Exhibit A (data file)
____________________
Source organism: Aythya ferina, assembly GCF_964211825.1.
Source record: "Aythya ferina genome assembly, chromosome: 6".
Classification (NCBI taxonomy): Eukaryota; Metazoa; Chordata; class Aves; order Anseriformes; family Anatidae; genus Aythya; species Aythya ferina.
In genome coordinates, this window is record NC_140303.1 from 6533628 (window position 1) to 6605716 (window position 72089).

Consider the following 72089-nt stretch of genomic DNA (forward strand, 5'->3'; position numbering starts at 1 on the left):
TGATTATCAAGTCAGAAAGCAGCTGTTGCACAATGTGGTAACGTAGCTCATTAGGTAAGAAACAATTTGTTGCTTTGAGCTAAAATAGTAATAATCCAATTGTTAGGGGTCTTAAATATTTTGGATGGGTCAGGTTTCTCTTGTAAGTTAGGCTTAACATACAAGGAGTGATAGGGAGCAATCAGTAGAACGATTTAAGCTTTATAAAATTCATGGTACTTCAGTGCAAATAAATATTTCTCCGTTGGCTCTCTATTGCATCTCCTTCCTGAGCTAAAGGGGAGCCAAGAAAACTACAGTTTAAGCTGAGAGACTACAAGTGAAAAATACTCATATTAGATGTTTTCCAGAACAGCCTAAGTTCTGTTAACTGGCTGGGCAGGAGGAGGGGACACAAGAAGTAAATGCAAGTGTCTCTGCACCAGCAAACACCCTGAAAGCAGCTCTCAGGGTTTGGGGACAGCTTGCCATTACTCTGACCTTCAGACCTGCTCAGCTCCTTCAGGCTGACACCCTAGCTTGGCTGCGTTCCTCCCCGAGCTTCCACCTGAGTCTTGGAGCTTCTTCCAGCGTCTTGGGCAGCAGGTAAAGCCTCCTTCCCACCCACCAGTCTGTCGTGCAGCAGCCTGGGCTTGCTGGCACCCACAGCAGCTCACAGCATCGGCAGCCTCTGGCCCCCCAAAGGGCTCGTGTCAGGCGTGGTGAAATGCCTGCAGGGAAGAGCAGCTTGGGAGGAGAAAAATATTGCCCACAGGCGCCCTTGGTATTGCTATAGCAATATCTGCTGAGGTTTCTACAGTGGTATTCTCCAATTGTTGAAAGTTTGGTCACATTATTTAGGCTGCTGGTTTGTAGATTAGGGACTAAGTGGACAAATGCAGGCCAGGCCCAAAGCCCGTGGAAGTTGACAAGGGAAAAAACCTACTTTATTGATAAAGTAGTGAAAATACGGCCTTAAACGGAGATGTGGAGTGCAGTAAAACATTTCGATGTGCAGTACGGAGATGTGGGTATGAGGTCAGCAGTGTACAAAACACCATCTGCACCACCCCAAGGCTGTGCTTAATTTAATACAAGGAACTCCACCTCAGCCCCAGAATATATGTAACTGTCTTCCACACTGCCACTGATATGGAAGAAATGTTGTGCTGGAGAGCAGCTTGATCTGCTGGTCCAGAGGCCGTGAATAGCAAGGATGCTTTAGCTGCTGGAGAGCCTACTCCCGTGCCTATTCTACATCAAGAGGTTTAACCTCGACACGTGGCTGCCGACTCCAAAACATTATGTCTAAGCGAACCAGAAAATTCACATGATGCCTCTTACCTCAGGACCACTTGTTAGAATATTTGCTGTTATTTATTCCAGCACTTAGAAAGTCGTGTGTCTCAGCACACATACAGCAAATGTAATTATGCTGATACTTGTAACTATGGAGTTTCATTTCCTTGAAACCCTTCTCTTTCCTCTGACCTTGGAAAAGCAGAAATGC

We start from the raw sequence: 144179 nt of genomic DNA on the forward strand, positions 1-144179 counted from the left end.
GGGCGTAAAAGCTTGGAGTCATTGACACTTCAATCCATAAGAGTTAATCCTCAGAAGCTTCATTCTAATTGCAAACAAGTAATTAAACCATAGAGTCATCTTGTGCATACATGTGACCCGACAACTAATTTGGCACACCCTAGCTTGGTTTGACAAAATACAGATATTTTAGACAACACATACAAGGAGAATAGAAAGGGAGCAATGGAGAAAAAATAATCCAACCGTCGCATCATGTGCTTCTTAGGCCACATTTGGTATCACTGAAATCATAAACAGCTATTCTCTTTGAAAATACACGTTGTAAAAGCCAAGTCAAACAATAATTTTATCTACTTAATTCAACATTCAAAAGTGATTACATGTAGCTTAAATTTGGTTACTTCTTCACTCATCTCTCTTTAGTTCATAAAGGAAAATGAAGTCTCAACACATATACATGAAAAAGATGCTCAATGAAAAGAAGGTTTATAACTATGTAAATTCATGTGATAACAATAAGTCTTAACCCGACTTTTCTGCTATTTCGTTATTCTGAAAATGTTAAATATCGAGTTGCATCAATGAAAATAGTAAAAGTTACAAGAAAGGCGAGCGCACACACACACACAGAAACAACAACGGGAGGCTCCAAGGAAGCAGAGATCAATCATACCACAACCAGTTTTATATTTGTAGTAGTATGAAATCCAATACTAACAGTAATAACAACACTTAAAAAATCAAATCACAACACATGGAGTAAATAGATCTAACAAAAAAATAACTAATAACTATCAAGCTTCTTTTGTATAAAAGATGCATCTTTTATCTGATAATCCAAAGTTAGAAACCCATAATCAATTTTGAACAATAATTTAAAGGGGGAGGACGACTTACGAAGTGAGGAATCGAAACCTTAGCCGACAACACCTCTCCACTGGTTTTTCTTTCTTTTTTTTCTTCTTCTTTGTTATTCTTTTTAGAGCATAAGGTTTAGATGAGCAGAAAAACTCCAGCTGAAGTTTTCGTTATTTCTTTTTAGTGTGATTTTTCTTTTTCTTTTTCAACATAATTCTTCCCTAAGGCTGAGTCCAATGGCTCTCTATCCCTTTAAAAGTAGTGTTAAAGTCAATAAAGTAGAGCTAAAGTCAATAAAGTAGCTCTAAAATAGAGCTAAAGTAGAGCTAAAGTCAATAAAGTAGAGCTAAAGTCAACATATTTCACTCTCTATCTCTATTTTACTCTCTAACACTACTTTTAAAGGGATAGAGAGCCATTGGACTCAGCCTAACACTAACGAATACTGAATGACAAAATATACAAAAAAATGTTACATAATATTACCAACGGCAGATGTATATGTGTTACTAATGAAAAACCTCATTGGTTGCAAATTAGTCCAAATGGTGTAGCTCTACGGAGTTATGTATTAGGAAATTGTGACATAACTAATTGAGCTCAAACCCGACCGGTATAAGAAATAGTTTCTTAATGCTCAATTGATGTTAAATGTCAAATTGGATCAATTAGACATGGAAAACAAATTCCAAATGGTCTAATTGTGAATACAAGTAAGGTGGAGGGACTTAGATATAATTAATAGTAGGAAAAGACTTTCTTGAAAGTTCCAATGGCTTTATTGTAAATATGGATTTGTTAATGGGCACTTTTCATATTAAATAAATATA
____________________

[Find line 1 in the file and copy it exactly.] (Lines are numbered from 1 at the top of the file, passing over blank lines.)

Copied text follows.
Source organism: Aythya ferina, assembly GCF_964211825.1.